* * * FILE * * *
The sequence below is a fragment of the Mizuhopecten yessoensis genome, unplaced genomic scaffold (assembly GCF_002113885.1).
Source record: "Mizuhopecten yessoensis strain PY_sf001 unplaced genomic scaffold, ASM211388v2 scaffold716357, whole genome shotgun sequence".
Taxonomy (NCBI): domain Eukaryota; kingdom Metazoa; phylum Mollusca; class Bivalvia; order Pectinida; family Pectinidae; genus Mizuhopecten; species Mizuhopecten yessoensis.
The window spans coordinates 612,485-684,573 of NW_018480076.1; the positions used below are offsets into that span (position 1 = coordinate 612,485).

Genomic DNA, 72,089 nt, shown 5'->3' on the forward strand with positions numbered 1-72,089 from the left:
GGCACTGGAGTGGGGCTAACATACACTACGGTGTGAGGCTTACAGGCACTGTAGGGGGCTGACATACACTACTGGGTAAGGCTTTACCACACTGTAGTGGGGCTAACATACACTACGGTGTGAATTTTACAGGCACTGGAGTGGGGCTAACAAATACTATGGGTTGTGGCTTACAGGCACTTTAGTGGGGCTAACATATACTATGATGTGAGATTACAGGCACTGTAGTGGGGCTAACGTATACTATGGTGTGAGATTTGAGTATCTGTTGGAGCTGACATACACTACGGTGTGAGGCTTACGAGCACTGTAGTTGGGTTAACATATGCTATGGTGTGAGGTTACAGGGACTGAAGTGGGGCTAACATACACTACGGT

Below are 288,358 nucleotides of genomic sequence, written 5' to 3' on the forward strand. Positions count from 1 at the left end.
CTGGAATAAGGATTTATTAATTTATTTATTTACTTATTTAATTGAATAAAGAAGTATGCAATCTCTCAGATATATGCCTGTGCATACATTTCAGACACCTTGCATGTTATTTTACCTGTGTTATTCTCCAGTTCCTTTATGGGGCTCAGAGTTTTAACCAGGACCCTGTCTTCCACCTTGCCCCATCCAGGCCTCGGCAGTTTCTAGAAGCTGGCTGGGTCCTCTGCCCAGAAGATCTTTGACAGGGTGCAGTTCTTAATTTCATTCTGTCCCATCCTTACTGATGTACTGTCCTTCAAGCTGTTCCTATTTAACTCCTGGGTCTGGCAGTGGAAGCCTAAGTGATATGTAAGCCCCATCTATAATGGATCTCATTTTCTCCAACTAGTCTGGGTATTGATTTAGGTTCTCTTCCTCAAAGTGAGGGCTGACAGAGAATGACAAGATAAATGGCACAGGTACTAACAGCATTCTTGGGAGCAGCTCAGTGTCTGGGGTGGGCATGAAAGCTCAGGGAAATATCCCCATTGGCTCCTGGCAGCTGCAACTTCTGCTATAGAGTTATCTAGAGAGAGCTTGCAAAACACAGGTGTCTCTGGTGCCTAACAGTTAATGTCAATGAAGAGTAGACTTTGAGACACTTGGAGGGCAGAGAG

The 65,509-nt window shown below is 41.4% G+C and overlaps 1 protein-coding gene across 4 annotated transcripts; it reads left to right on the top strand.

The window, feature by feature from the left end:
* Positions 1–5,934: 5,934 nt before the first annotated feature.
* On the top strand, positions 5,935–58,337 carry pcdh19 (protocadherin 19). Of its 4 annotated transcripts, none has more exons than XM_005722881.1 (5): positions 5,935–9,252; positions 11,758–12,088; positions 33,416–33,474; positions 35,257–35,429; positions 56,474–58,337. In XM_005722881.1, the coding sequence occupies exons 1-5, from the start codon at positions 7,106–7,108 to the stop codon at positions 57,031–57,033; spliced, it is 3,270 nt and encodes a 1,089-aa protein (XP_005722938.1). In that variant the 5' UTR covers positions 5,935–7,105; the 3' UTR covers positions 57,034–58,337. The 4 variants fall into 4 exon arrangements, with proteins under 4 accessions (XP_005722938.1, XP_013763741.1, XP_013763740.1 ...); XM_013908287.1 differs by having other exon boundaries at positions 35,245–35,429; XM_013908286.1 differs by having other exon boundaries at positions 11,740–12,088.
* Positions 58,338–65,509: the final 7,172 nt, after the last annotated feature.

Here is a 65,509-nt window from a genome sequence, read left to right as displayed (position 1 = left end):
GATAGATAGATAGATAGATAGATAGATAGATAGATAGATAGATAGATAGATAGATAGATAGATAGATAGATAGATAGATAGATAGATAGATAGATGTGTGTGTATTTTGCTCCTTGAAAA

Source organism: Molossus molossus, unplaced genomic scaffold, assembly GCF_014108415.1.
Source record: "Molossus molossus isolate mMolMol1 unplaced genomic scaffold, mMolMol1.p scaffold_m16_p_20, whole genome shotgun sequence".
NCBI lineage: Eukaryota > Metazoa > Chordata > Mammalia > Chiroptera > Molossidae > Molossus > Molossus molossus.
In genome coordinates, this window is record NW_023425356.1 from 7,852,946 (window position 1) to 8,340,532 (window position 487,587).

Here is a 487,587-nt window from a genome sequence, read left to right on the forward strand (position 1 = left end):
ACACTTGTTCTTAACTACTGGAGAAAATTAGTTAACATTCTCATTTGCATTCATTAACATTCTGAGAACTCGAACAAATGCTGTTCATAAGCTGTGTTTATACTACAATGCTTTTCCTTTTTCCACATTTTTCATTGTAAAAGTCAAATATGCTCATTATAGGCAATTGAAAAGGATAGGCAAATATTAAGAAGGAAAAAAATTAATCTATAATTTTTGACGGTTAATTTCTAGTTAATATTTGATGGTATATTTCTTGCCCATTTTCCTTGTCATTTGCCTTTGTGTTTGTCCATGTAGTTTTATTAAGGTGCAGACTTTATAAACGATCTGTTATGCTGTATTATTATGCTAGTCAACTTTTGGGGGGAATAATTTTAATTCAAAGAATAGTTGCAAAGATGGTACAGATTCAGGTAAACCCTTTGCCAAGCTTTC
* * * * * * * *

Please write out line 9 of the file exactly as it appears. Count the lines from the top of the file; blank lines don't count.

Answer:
The 65,509-nt window shown below is 41.4% G+C and overlaps 1 protein-coding gene across 4 annotated transcripts; it reads left to right on the top strand.